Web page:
Vitamins and supplements do not protect against severe COVID | Health, Medicine and Fitness
TUESDAY, February 22, 2022 (HealthDay News) — Remember when everyone was down zinc supplements early in the pandemic, hoping to guard against a severe case of COVID-19?
New research suggests people may have wasted their time and effort: taking zinc, vitamin C or vitamin D supplements does not reduce the risk of dying from COVID-19.
“A lot of people have this misconception that if you top up on zinc, vitamin D, or vitamin C, it can help clinical outcomes of COVID-19,” but that “hasn’t turned out to be true,” he said. declared the main study. author Dr. Azizullah Beran, internal medicine resident at the University of Toledo’s College of Medicine and Life Sciences in Ohio.
Beran and his colleagues analyzed 26 peer-reviewed studies that were conducted around the world and included more than 5,600 hospitalized COVID-19 patients.
Those treated with Vitamin Dvitamin C or zinc did not have a lower risk of death than those who did not receive supplements.
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And while vitamin D was associated with lower rates of ventilator use and shorter hospital stays, more rigorous research is needed to confirm this finding, according to the study authors.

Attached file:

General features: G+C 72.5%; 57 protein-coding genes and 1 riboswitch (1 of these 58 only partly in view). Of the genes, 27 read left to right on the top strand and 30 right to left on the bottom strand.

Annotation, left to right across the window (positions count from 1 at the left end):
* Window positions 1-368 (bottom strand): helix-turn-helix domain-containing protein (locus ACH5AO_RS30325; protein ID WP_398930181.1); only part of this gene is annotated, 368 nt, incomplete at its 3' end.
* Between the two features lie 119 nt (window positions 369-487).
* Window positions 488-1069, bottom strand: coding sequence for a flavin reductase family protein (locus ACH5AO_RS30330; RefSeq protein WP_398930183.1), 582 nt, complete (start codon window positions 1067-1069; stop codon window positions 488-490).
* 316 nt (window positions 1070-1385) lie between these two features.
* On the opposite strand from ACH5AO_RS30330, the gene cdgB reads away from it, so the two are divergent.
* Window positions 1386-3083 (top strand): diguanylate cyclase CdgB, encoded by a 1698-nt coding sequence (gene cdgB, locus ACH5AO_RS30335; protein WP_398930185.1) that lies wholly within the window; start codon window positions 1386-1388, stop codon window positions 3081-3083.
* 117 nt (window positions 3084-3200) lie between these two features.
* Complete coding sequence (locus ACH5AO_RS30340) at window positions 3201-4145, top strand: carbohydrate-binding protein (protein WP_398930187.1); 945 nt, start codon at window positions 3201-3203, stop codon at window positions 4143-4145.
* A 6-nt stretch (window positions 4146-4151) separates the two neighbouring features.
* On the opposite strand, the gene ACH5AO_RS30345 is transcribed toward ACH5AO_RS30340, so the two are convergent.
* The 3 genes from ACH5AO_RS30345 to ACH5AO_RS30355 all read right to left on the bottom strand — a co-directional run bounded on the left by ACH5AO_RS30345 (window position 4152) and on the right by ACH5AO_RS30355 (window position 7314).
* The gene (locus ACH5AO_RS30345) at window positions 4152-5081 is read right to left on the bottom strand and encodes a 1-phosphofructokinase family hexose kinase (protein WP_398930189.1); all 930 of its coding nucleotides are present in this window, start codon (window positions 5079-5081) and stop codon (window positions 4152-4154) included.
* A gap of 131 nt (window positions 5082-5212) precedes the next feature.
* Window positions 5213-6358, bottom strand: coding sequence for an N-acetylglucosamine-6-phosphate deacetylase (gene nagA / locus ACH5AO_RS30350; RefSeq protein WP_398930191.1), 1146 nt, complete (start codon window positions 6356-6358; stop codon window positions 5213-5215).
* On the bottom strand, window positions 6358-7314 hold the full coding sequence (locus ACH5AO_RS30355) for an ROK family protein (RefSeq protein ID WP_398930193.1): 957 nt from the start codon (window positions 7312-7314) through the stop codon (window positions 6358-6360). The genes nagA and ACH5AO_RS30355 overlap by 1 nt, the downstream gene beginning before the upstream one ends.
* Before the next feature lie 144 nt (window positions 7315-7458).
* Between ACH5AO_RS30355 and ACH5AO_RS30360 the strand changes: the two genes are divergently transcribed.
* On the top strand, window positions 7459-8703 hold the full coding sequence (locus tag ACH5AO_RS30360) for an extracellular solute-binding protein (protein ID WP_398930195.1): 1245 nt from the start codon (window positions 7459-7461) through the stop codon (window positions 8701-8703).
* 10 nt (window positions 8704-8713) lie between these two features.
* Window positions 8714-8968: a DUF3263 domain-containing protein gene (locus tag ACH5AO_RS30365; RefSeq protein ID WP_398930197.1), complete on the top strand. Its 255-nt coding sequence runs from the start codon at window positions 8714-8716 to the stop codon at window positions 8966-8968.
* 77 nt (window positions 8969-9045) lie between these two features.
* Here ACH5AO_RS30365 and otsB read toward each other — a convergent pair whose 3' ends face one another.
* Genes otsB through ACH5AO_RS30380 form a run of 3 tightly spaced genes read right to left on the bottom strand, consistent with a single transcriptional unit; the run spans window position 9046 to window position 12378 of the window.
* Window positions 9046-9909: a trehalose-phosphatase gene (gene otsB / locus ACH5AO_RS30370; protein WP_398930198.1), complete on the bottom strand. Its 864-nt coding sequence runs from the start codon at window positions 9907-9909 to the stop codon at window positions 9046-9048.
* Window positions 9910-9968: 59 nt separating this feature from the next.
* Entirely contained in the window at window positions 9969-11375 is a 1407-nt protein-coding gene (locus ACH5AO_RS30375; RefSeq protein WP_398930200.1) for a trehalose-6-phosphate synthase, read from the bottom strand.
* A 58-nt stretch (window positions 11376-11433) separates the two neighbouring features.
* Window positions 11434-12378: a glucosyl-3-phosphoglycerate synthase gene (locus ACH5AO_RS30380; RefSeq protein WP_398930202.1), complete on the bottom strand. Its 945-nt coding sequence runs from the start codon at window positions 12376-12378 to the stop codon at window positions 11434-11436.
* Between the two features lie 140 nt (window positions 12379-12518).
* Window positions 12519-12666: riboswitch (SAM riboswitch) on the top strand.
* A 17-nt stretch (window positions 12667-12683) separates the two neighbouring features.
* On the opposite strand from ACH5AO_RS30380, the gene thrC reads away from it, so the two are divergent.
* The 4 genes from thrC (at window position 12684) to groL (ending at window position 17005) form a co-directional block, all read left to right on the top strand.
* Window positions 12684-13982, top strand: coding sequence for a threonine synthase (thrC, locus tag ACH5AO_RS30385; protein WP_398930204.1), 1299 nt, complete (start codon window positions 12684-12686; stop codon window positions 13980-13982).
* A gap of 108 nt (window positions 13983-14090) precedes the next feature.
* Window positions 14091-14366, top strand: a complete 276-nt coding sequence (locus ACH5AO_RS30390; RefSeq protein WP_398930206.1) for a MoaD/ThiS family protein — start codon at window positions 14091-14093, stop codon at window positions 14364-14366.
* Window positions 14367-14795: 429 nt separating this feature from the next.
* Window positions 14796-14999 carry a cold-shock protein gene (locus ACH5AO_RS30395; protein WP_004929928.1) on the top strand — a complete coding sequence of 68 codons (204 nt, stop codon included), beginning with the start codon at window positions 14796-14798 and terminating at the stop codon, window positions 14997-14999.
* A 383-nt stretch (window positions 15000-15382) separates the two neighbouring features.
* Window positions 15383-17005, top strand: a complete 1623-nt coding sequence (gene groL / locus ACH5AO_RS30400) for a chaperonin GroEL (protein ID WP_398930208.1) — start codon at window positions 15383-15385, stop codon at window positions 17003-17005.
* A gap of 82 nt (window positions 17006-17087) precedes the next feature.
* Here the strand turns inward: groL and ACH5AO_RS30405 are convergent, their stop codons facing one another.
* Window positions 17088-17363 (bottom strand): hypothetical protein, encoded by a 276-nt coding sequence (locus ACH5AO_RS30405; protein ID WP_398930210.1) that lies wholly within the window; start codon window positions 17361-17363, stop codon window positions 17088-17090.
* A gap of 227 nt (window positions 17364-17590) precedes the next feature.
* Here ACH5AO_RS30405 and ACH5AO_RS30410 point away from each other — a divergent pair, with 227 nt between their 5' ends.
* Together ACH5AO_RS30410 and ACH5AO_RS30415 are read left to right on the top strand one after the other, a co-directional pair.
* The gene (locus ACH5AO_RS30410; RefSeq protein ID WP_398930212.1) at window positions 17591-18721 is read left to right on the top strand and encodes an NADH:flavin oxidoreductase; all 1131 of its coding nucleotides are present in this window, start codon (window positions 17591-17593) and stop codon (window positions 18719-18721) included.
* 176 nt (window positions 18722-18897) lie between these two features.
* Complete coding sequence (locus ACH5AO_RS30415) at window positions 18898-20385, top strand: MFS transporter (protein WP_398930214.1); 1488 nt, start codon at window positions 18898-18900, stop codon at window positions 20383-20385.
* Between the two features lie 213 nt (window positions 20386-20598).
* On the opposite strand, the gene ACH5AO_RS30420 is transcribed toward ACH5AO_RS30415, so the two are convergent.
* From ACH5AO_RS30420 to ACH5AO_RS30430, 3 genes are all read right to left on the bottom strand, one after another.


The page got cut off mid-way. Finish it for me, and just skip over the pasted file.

They also analyzed a small subset of patients who had taken vitamin D before coronavirus infection and found no lower risk of death in this group.
“It’s important for people to understand that taking a lot of these supplements doesn’t translate to better outcomes,” said study lead author Dr. Ragheb Assaly, a professor of medicine at the University of Toledo.
“The other important message is that the answer to this disease is the vaccine,” Assaly said in a university press release. “Micronutrient supplements will not compensate for lack of vaccination or cause you to need the vaccine.”
It’s possible that some malnourished COVID-19 patients may benefit from taking supplements, but that’s because their bodies are already lacking essential nutrients, not because vitamin D or vitamin C are effective against the virus. , the researchers noted.
“What we’re saying is this: If you don’t medically need these supplements, don’t take them thinking they protect against COVID-19,” Beran said in the statement. “They won’t stop you from getting it and they won’t stop you from dying.”
The results were recently published in the journal ESPEN Clinical Nutrition.
To learn more about COVID-19 treatments, see the US Centers for Disease Control and Prevention.
SOURCE: University of Toledo, press release, February 17, 2022
This article was originally published on consumer.healthday.com.